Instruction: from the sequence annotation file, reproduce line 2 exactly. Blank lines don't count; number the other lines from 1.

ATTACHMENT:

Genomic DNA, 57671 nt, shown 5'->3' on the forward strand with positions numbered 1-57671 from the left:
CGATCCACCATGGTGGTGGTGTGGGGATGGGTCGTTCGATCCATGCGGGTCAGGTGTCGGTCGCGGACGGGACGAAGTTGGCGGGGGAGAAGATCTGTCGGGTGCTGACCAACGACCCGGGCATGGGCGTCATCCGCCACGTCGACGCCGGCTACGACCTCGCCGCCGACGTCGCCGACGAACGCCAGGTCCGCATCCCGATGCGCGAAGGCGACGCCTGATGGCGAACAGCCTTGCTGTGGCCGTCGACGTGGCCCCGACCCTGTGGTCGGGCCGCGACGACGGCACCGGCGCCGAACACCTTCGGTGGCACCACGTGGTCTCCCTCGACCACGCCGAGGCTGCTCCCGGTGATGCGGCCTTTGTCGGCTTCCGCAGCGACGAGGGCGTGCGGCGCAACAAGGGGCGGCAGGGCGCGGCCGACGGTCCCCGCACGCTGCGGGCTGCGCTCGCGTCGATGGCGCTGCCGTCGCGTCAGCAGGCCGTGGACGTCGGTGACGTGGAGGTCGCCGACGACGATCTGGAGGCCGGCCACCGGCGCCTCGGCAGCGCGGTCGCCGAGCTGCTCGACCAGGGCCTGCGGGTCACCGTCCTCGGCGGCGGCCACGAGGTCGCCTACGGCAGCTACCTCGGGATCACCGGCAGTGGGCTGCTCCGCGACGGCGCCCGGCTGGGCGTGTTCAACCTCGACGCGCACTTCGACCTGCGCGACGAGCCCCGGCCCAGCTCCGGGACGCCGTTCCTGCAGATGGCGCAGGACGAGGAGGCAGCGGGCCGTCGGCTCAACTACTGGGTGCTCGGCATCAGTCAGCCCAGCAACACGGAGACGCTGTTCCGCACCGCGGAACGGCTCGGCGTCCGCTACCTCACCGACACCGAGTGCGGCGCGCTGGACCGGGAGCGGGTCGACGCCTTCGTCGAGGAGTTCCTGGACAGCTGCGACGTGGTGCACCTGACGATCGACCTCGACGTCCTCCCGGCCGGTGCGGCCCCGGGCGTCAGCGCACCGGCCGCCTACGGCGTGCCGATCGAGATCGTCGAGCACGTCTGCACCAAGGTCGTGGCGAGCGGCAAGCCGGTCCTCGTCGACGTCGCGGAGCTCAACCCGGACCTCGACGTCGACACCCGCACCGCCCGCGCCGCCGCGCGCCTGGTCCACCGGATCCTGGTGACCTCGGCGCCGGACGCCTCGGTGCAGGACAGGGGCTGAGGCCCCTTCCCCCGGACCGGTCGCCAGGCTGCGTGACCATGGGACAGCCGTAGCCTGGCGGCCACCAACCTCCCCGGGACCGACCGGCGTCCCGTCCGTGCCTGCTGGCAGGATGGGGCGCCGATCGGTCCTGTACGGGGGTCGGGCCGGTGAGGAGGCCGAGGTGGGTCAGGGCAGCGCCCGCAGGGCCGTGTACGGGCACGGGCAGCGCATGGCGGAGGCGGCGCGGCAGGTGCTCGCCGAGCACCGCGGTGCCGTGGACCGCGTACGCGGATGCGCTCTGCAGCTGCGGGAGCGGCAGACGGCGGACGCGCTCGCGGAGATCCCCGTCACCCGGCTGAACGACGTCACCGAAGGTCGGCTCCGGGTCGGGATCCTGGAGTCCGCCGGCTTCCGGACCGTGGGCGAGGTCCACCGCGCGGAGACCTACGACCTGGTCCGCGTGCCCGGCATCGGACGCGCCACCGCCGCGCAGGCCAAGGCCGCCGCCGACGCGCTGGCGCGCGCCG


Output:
CGATCCACCATGGTGGTGGTGTGGGGATGGGTCGTTCGATCCATGCGGGTCAGGTGTCGGTCGCGGACGGGACGAAGTTGGCGGGGGAGAAGATCTGTCGGGTGCTGACCAACGACCCGGGCATGGGCGTCATCCGCCACGTCGACGCCGGCTACGACCTCGCCGCCGACGTCGCCGACGAACGCCAGGTCCGCATCCCGATGCGCGAAGGCGACGCCTGATGGCGAACAGCCTTGCTGTGGCCGTCGACGTGGCCCCGACCCTGTGGTCGGGCCGCGACGACGGCACCGGCGCCGAACACCTTCGGTGGCACCACGTGGTCTCCCTCGACCACGCCGAGGCTGCTCCCGGTGATGCGGCCTTTGTCGGCTTCCGCAGCGACGAGGGCGTGCGGCGCAACAAGGGGCGGCAGGGCGCGGCCGACGGTCCCCGCACGCTGCGGGCTGCGCTCGCGTCGATGGCGCTGCCGTCGCGTCAGCAGGCCGTGGACGTCGGTGACGTGGAGGTCGCCGACGACGATCTGGAGGCCGGCCACCGGCGCCTCGGCAGCGCGGTCGCCGAGCTGCTCGACCAGGGCCTGCGGGTCACCGTCCTCGGCGGCGGCCACGAGGTCGCCTACGGCAGCTACCTCGGGATCACCGGCAGTGGGCTGCTCCGCGACGGCGCCCGGCTGGGCGTGTTCAACCTCGACGCGCACTTCGACCTGCGCGACGAGCCCCGGCCCAGCTCCGGGACGCCGTTCCTGCAGATGGCGCAGGACGAGGAGGCAGCGGGCCGTCGGCTCAACTACTGGGTGCTCGGCATCAGTCAGCCCAGCAACACGGAGACGCTGTTCCGCACCGCGGAACGGCTCGGCGTCCGCTACCTCACCGACACCGAGTGCGGCGCGCTGGACCGGGAGCGGGTCGACGCCTTCGTCGAGGAGTTCCTGGACAGCTGCGACGTGGTGCACCTGACGATCGACCTCGACGTCCTCCCGGCCGGTGCGGCCCCGGGCGTCAGCGCACCGGCCGCCTACGGCGTGCCGATCGAGATCGTCGAGCACGTCTGCACCAAGGTCGTGGCGAGCGGCAAGCCGGTCCTCGTCGACGTCGCGGAGCTCAACCCGGACCTCGACGTCGACACCCGCACCGCCCGCGCCGCCGCGCGCCTGGTCCACCGGATCCTGGTGACCTCGGCGCCGGACGCCTCGGTGCAGGACAGGGGCTGAGGCCCCTTCCCCCGGACCGGTCGCCAGGCTGCGTGACCATGGGACAGCCGTAGCCTGGCGGCCACCAACCTCCCCGGGACCGACCGGCGTCCCGTCCGTGCCTGCTGGCAGGATGGGGCGCCGATCGGTCCTGTACGGGGGTCGGGCCGGTGAGGAGGCCGAGGTGGGTCAGGGCAGCGCCCGCAGGGCCGTGTACGGGCACGGGCAGCGCATGGCGGAGGCGGCGCGGCAGGTGCTCGCCGAGCACCGCGGTGCCGTGGACCGCGTACGCGGATGCGCTCTGCAGCTGCGGGAGCGGCAGACGGCGGACGCGCTCGCGGAGATCCCCGTCACCCGGCTGAACGACGTCACCGAAGGTCGGCTCCGGGTCGGGATCCTGGAGTCCGCCGGCTTCCGGACCGTGGGCGAGGTCCACCGCGCGGAGACCTACGACCTGGTCCGCGTGCCCGGCATCGGACGCGCCACCGCCGCGCAGGCCAAGGCCGCCGCCGACGCGCTGGCGCGCGCCG